The agreement between MIC:MIC ratio and TK assays ranged from 35 to 71%, which is similar to those described by Chachanidze et al. [23] who compared the results of TK with MIC:MIC ratio for 31 fluoroquinolone-resistant P. aeruginosa isolates. These authors evaluated a combination of levofloxacin and piperacillin/tazobactam and found 77% agreement between the methods. Some studies have shown clinical application of synergism [19, 24]. Perdigão Neto et al. showed better clinical outcomes in Gram-negative infections treated with combined therapy with known in vitro synergism [19]. In addition, some studies have shown the benefit of combined therapy despite the resistance of the microorganism to some antimicrobials in the scheme [24].

Synergism has also been described using DA and MIC:MIC methods against Gram-positive organisms—especially S. aureus [25,26,27]; these are likely useful methods against Gram-positive organisms. Unfortunately, for logistical reasons, we could not evaluate in vitro synergy against Gram-positive standard organisms. This is an important limitation of our study. We evaluated A. baumannii belonging to international STs such as ST15 and ST297 [28, 29] as well as S. marcescens carrying KPC—the most frequent carbapenemase described for this organism [1, 2]. Thus, our findings can be useful internationally.

There are some important limitations to this study. First, we tested a relatively small number of isolates from only one hospital and the P. aeruginosa isolates belong to the endemic clone ST277 isolated mainly in Brazil [30]. However, the isolates evaluated were identified during an 11-year period and have been well-characterized (phenotypically and genotypically). Therefore, our findings indicate that DA and MIC:MIC ratio methods can be useful to help infectious disease clinicians handle infections caused by carbapenem-resistant organisms. DA and MIC:MIC methods can highlight the in vitro synergy and avoid combination therapies that will increase cost and side effects.


We found that the DA method has good agreement with the TK assay for Fosfomycin/meropenem combinations against colistin-resistant A. baumannii isolates carrying carbapenemases and fosA genes. The feasibility of the DA method depends on the bacterial resistance mechanism. The DA and MIC:MIC ratio methods are easy to perform and are suitable for the screening of synergy in clinical microbiology laboratories. Further studies are needed to evaluate these methods against a large collection of organisms including Gram-positive bacteria.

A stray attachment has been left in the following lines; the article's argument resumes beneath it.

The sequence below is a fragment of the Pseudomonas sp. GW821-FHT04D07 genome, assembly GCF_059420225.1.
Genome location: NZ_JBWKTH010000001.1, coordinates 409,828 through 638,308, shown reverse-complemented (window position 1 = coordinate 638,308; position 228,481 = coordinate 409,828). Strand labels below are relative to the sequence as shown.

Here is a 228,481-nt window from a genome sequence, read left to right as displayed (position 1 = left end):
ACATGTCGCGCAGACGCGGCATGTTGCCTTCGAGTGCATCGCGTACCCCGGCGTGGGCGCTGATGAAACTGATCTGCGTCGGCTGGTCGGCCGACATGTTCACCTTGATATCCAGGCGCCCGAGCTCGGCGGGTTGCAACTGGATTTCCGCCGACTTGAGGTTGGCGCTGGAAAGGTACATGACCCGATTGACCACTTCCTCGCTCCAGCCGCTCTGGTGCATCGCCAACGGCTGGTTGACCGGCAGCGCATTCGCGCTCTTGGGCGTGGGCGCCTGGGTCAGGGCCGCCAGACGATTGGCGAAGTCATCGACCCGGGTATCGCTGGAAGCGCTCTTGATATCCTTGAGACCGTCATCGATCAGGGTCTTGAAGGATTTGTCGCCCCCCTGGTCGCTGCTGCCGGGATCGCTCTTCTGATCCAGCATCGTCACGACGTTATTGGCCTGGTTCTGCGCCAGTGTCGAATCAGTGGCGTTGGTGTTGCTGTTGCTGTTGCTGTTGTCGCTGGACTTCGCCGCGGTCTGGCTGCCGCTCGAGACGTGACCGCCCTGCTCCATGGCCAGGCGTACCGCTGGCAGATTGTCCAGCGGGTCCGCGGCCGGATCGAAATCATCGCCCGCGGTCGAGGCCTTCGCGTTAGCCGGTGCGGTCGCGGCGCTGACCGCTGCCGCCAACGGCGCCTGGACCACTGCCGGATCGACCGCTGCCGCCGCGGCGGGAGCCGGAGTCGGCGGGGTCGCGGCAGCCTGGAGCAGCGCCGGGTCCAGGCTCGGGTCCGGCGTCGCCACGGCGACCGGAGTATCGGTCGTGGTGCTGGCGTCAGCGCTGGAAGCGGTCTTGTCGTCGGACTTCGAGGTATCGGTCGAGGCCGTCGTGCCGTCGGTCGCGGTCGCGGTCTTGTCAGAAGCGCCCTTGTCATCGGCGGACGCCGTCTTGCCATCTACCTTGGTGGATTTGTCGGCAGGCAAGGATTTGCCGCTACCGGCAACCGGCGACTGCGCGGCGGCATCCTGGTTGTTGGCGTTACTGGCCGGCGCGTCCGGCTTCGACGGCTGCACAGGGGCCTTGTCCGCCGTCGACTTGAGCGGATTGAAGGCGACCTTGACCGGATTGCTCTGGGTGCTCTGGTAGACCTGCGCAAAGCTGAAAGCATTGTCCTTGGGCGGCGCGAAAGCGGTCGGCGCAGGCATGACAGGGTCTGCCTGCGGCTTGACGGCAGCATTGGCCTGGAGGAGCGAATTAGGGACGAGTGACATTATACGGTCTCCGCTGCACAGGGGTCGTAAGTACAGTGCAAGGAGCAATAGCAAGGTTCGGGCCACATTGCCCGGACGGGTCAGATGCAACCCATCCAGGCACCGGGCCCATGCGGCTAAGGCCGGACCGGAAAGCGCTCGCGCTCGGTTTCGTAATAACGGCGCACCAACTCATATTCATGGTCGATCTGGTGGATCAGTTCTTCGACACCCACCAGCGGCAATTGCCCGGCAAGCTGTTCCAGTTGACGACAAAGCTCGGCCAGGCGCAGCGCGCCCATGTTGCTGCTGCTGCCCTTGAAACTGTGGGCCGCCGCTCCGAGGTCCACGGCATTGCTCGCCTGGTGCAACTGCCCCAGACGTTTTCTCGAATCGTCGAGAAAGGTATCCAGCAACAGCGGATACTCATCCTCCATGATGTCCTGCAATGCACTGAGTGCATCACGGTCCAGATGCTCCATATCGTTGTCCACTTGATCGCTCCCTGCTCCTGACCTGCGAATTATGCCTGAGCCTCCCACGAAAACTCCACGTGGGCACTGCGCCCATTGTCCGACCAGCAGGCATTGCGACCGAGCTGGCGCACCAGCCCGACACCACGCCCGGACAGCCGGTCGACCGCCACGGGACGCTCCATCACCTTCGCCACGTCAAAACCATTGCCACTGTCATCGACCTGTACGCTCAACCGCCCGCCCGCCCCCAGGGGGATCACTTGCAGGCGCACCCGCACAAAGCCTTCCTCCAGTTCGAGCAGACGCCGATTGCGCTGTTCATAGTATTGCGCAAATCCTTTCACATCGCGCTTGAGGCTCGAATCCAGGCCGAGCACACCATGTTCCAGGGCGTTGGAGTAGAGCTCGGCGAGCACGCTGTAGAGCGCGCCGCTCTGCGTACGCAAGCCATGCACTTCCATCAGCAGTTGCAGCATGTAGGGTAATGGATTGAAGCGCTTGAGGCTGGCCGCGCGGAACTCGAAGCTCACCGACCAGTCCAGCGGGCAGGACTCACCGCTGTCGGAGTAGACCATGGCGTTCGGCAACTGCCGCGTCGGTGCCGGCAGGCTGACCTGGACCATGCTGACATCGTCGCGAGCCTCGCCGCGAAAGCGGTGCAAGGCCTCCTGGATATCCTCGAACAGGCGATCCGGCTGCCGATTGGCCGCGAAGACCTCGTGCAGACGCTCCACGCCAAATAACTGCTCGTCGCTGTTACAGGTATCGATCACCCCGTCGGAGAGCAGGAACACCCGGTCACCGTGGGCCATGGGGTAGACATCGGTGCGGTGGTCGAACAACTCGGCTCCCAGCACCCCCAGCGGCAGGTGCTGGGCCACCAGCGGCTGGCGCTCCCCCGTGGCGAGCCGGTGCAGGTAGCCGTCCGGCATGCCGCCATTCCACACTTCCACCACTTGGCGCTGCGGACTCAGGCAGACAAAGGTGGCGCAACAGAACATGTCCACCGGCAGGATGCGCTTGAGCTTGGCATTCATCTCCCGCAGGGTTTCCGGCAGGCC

Bacterial isolates

We selected 62 clinical isolates of MDR Gram-negative bacteria studied previously [3]. This cohort included 20 A. baumannii isolates identified from 2002 to 2012; 28 P. aeruginosa isolates from 2011 to 2013; and 14 S. marcescens isolates from 2010 to 2013. All samples were collected from patients at the Hospital das Clínicas da Universidade de São Paulo (HC-FMUSP). Identification was performed using an automated Vitek 2 system (BioMérieux, Hazelwood, MO). All non-fermenting isolates and 86% of Enterobacteria were carbapenem-resistant; seven isolates of A. baumannii were colistin-resistant.

Genotypic characterization

Carbapenemases genes (blaOXA-23-like, blaOXA-51-like, blaOXA-58-like, blaOXA-24-like, blaIMP, blaSPM, blaVIM, blaSIM, blaNDM, blaOXA-143-like, and blaKPC) were investigated by PCR [31,32,33], and the other genes were studied by whole-genome sequence (WGS). Thirty-four isolates (16 A. baumannii, 13 S. marcescens, and 5 P. aeruginosa) were characterized by WGS using MiSeqIllumina™ technology. The files were analyzed by VelvetOptimizer v.2.2.5 software (Victorian Bioinformatics Consortium, Australia). Genome annotation was performed using Prokka [34]. The resistance genes were investigated using Resfinder ( The sequence type (ST) was determined by MLSTfinder (Multilocus Sequence Typing) [35].

Antimicrobial sensitivity test

The minimal inhibitory concentrations (MIC) of colistin, meropenem (USP Reference Standard, Rockville, MD, USA), gentamicin, amikacin, and ertapenem (Sigma - Aldrich, St Louis, MO, USA) were determined via the broth microdilution method, and fosfomycin was determined (Sigma - Aldrich, St Louis, MO, USA) via the gold-standard agar dilution method. The assays were performed in duplicate on alternate days as recommended by the Clinical and Laboratory Standards Institute (CLSI) [36]; samples were quality control tested with P. aeruginosa ATCC 27853 and E. coli ATCC 25922 strains. CLSI-recommended breakpoints were used for all antimicrobials except for colistin and fosfomycin for which European Committee on Antimicrobial Susceptibility Testing (EUCAST) breakpoints were used including the breakpoints for fosfomycin in Enterobacteriaceae for the categorization of the A. baumannii isolates [37].

Synergy tests

To identify synergistic effects, the TK, disk approximation, and MIC:MIC ratio methods were performed in duplicate. Each antimicrobial combination was chosen as previously described in the literature and the treatment options available in our hospital. For the MIC:MIC ratio, we tested the susceptibility of non-fermenting Gram-negative isolates against colistin with meropenem and colistin with amikacin combination as well as the susceptibility of Enterobacteria isolates against ertapenem with meropenem.